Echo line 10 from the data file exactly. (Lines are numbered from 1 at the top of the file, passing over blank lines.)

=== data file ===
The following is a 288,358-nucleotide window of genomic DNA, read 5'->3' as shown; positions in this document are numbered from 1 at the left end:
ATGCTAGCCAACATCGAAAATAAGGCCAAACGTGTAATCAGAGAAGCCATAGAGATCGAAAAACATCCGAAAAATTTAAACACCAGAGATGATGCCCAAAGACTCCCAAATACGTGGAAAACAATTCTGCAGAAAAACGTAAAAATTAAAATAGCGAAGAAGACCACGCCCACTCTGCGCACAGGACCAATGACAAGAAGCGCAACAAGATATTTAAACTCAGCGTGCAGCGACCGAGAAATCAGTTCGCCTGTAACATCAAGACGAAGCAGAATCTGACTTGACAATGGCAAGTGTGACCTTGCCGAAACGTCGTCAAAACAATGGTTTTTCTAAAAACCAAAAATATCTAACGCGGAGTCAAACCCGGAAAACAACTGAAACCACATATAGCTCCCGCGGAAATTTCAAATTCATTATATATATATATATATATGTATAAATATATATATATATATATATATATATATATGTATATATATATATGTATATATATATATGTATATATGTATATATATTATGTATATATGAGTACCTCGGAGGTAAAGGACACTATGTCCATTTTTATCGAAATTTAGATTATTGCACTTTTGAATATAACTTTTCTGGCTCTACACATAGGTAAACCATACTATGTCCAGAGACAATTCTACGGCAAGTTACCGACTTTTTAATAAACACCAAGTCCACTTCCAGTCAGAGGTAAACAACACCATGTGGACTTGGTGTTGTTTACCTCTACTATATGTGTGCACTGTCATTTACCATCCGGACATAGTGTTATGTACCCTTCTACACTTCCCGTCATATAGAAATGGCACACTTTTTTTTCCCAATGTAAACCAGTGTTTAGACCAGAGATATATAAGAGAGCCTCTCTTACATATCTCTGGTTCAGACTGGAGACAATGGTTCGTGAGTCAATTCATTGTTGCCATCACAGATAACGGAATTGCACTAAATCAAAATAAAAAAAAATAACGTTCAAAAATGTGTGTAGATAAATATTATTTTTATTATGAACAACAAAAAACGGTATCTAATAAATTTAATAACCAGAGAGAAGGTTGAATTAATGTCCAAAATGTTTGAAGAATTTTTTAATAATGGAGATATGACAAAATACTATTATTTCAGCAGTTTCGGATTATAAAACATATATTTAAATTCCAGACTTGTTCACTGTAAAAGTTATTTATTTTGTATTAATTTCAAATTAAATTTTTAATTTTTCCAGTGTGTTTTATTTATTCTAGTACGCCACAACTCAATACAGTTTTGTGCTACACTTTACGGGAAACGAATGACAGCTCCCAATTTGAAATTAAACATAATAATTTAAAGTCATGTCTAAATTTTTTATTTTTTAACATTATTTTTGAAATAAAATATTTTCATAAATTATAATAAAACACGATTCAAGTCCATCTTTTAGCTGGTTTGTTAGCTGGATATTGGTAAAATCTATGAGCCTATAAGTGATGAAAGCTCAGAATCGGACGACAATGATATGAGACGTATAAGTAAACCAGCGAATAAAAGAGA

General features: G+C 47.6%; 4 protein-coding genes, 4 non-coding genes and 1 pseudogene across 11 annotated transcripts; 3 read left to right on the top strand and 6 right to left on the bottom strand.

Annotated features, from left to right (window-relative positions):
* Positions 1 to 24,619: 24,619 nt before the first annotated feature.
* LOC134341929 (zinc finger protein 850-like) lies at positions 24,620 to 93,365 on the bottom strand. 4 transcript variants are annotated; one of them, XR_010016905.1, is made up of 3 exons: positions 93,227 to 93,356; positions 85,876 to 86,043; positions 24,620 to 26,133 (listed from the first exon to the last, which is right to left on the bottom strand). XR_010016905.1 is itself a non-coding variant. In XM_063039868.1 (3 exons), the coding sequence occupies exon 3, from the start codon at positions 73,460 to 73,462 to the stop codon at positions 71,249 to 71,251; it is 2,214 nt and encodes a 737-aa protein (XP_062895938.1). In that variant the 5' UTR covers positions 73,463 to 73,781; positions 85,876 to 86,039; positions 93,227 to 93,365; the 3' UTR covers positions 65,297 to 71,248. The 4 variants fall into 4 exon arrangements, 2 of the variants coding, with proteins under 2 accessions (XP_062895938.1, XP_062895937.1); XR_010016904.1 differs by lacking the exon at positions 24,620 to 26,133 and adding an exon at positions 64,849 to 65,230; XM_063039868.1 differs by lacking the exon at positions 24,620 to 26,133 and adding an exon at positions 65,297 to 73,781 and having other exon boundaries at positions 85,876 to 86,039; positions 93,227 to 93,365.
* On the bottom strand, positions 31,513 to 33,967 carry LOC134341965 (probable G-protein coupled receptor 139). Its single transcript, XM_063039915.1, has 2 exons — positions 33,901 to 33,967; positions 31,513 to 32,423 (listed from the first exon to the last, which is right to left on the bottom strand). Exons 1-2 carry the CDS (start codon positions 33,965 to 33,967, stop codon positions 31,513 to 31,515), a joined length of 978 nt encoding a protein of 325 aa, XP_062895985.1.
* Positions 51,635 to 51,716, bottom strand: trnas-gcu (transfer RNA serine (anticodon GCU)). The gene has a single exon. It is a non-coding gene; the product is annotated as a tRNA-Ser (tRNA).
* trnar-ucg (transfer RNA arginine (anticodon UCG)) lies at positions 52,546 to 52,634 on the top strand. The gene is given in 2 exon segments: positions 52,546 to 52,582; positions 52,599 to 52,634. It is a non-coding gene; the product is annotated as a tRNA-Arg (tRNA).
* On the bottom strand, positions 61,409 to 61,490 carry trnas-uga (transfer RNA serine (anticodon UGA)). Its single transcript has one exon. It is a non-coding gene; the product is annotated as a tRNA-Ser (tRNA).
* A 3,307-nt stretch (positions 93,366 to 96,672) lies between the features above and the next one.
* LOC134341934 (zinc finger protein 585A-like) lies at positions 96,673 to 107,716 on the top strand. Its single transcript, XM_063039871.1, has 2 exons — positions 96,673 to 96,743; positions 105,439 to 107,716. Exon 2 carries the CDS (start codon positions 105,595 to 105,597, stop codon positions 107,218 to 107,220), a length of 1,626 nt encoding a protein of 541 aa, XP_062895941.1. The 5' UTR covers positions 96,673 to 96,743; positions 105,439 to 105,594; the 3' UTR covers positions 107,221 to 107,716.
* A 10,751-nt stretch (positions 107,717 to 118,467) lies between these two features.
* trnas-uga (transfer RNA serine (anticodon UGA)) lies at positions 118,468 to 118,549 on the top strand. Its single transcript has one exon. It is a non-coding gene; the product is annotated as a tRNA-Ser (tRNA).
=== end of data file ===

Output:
* On the bottom strand, positions 61,409 to 61,490 carry trnas-uga (transfer RNA serine (anticodon UGA)). Its single transcript has one exon. It is a non-coding gene; the product is annotated as a tRNA-Ser (tRNA).